At times, the water quality of the river Thames is questionable and every user of the water needs to be aware of this.
The waste water that goes down your toilet and sinks is directed into London’s sewer network. Surface water (rain) is directed through a network of storm drains into the sewers too. The storm drains also have redundancy to prevent flooding – they overflow into the Thames. The problem is that London’s sewer network was built in the Victorian era and London’s population has increased dramatically since then. The sewers can manage the waste water, but struggle to cope when lots of storm water is also added and this causes some sewage to be dragged through the system and deposited into the river when the storm drains overflow. This happens as a result of extended periods of rainfall or with sudden downpours.
Additionally, there are a number of pumping stations that are permitted, in times of heavy flows, to discharge “screened” waste water into the river.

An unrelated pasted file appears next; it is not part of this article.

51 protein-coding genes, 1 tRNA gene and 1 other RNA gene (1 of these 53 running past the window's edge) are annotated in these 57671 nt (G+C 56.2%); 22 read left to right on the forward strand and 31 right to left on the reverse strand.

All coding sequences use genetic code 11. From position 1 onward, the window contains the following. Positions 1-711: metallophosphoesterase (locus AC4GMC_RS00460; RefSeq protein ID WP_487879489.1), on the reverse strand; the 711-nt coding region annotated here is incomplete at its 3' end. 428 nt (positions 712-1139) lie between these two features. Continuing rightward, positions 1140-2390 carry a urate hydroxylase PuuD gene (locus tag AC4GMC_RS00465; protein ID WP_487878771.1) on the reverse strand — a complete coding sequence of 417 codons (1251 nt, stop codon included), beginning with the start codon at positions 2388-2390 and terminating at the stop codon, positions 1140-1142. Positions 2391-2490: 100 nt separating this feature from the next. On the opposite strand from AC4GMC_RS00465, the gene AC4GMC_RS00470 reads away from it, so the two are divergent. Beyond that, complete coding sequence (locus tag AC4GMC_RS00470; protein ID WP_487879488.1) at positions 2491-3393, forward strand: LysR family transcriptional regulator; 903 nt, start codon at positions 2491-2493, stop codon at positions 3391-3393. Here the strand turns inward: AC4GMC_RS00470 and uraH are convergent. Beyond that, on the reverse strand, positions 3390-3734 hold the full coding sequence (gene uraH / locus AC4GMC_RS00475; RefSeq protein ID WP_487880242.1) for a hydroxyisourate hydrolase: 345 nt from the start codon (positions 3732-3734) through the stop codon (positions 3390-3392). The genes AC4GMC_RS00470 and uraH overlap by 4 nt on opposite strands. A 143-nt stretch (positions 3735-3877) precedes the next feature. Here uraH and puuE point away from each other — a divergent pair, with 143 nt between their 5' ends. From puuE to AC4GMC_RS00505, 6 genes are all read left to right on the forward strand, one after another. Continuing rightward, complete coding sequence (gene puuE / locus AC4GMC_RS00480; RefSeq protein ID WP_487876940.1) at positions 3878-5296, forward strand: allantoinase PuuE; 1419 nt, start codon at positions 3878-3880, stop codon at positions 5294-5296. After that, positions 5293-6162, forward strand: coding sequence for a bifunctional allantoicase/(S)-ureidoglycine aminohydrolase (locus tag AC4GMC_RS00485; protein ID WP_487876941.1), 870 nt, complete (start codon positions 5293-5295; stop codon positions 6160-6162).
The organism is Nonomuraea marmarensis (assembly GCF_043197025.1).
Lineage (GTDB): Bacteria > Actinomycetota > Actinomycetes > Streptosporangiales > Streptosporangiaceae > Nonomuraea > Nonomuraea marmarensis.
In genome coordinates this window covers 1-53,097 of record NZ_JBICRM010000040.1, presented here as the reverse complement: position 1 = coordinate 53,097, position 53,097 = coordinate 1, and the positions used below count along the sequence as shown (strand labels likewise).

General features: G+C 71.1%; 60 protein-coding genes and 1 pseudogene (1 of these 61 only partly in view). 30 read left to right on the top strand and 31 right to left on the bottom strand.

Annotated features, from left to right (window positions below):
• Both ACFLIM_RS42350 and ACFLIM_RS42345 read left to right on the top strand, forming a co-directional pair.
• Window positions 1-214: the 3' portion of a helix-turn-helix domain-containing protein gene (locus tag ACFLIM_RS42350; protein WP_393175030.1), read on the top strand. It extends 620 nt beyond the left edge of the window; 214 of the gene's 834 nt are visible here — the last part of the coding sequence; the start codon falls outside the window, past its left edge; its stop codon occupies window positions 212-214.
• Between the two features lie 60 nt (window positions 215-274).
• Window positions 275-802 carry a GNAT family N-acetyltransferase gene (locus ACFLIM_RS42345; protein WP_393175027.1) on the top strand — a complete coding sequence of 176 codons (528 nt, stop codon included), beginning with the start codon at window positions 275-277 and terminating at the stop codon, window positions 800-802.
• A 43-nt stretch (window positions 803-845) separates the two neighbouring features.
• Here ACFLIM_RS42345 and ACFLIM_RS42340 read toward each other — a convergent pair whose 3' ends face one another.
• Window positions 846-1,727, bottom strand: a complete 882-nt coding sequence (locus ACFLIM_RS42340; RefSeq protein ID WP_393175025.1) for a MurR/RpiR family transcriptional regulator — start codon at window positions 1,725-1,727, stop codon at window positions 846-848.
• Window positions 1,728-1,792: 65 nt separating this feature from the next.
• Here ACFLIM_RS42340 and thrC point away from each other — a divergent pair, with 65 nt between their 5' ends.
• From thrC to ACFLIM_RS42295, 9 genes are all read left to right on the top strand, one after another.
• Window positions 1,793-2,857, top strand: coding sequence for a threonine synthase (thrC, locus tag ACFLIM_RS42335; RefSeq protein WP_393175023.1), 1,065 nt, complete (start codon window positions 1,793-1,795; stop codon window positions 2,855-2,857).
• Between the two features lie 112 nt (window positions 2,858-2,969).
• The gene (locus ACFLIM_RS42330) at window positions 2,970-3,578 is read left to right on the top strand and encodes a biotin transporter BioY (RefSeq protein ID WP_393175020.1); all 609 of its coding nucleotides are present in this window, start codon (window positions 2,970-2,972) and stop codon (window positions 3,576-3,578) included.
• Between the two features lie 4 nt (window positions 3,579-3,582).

WBB is aware of sewage in the river by monitoring the storm drains nearby, by visually inspecting the water and we receive notifications from the pumping stations when they are discharging. If we believe the water quality is poor, we will cancel the sailing and kayaking activities that day to protect our users and our instructors.
Since the Thames is tidal, fresh water coming from the sea and from the upper reaches of the river tend to wash the river out in approx. 24hrs but there are times when it can take longer.
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What is being done to cure this problem?
There is a massive tunnelling project underway to bore a new sewer below the Thames. The existing sewers will then be piped into this, along with many of the storm water overflows. We can’t wait!! Learn more about the project: https://www.tideway.london/the-tunnel/our-solution/